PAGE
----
I do not think there is any thrill that can go through the human heart like that felt by the inventor as he sees some creation of the brain unfolding to success. – Nikola Tesla
I attended my first Bay Area Maker Faire in 2018. I’d been to the Austin Maker Faire several times in previous years, but this was my first experience attending the flagship event. Convened first in 2006 to a crowd of 20,000, by 2018, the event had grown to over 150,000 attendees and 1,200 makers exhibiting their creations. But what caught my eye most as I wandered through the San Mateo convention center were the sprawling booths erected by the likes of Google, Microsoft, Bose, and Ford. 12 years in, the humble maker movement looked to be thriving.
It would have been hard to imagine that Maker Faire and its parent Maker Media Inc. would cease to exist just one year later.
For years, companies large and small have looked upon the maker movement as the tip of the IoT spear. These communities were packed with hardware-curious software developers and, among younger members, the next generation of engineers and entrepreneurs. Companies like Arduino and Raspberry Pi exploded in this era, and several developer-focused hardware and IoT startups entered the space. The business model was simple: serve makers and developers in a way that would either create a self-sustaining business in itself or provide developers a path to building large-scale products with their tools when the time was right.
But by the end of the last decade, Maker Media was one among many focused maker businesses that failed or were forced to reorganize their operations. Early 3D printing company MakerBot struggled in the 2010s, performed several rounds of layoffs, and ultimately left the maker business behind. And TechShop, a maker space chain with 10 locations throughout the US, shuttered in 2017.
The Enterprise Pivot
By 2019, it was easy to write off the maker movement as dead. Many did, including a number of the companies that just a few years before had sprawling booths at Maker Faires worldwide. As these companies surveyed the space, they decided that the opportunity in the IoT lay not with makers but in “the enterprise.”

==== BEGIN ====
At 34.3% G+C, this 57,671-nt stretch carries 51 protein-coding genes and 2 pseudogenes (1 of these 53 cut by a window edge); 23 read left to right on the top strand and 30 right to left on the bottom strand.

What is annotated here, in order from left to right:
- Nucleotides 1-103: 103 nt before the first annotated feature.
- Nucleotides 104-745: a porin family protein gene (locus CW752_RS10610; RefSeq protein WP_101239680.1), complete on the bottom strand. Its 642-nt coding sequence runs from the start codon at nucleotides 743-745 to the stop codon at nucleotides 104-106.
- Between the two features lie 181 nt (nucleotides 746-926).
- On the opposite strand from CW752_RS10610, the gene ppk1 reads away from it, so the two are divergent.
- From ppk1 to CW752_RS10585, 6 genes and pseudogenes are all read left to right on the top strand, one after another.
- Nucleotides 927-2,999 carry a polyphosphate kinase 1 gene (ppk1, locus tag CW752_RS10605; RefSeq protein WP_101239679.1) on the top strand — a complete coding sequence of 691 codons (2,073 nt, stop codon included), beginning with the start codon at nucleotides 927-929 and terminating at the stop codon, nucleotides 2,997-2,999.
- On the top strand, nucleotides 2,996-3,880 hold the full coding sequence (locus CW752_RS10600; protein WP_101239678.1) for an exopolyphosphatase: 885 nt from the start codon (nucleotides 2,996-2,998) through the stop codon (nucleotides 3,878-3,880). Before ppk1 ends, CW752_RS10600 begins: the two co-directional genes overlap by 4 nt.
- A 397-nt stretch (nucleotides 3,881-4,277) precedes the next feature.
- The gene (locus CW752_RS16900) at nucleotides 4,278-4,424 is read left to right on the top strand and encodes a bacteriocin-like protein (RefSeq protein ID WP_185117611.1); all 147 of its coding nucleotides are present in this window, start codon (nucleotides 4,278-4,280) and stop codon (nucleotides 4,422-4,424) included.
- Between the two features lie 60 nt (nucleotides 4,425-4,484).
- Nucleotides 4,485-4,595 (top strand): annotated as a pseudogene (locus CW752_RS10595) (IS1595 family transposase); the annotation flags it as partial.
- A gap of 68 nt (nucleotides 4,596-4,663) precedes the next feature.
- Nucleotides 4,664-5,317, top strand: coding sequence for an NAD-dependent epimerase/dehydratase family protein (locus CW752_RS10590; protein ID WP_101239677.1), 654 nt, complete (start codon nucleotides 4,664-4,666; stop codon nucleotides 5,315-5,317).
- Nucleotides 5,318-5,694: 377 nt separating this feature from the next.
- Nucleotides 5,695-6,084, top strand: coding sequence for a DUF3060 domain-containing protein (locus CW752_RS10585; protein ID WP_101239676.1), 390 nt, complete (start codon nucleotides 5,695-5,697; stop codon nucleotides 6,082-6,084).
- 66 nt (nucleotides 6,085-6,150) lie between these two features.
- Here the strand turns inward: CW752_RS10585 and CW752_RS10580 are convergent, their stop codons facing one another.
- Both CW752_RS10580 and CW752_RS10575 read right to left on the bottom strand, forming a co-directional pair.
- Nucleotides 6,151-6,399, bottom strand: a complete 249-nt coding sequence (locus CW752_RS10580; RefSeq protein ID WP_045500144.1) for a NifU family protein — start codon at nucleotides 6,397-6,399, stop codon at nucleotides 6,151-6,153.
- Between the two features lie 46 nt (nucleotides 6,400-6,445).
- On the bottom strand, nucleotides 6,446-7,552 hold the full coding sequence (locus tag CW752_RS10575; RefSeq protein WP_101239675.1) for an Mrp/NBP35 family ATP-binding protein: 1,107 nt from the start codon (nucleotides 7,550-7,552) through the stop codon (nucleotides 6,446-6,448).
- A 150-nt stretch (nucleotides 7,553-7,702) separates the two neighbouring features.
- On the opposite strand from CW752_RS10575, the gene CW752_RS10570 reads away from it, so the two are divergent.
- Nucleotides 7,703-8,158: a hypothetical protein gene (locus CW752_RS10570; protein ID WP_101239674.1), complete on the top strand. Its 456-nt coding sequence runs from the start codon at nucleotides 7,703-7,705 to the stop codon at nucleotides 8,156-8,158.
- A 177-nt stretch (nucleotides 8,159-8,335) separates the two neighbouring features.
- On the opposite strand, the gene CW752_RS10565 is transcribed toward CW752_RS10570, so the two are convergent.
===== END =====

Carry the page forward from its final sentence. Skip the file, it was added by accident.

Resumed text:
And so they pivoted. The enterprise is where the real work of the IoT is and will be done, they thought. The enterprise is the place where scale will be found. These companies pivoted to serve an audience that was, in their minds, wholly different. They adjusted their roadmaps, changed their pricing structure, and walled off their products. And along the way, they left the IoT developer behind.
This pivot was a mistake. Not because the enterprise is an incorrect target for many IoT businesses. It is a mistake because, even within the enterprise, it’s still the developer who matters most. It’s still the developer that drives the ultimate success or failure of any product within an organization.
Enterprise Developers Are Developers, Too
When companies pivoted away from the maker movement, many lumped makers and developers into the same bucket. The thinking was that a developer tinkering with a home automation project on nights and weekends wasn’t representative of the kinds of customers they were after. And while it’s true that the maker movement in and of itself doesn’t map directly to large-scale enterprise IoT deployments, to pivot completely to the “enterprise” fails to consider that enterprise developers are developers too!
I know this for a fact because I’ve met many of these developers, and I’ve been one of these developers at times in my career. Just like any developer, developers in the enterprise care about building a great product. They care about security, scale, and ease of use. About working with tools they enjoy and which help them get the job done.
Enterprise Developers Are Makers
The enterprise developer is often also a maker. They care enough about their craft, and software is a craft, to tinker on nights and weekends with interesting tools and services.
In the end, if they like your product and have success with it, they’ll find a way to use it for their work. I’ve seen countless examples in the IoT space of companies doing large-scale IoT deployments with hardware, tools, and services that started with a single developer. Not an executive mandate, but a single developer who brought a tool she loved into “the enterprise” to solve a big problem. And I’ve seen just as many examples of IoT projects that failed because developers were handed a tool that wasn’t built for them and never made it beyond a pilot.
If you’re selling your IoT product to “the enterprise” and the developer isn’t at least a major factor in how you design, build and sell your product, who are you selling to? The fact is, companies that cast aside makers and developers to chase “enterprises” are chasing an ideal of the “enterprise software” world that no longer exists.
In 2021, the maker movement is alive and well in schools, homes, and enterprises. And the companies that are enabling the next wave of the IoT still have a developer mindset at their core. Companies like the Raspberry Pi Foundation and Arduino still serve the maker and developer with the product every day, even as they add professional-grade tools to their portfolio. Companies like Twilio and Edge Impulse deliver exceptional developer experiences from the start. Companies like Ubidots and Datacake don’t hide their value behind a paywall.
Any one of us can follow in the footsteps of these companies. All it takes is a recognition that IoT developers, and all manner of embedded, firmware, and cloud developers still matter.
At Blues Wireless, we hope to be among those listed above. Learn more about us, and how Blues Wireless is making developer-friendly cellular IoT with the Notecard and Notecarrier.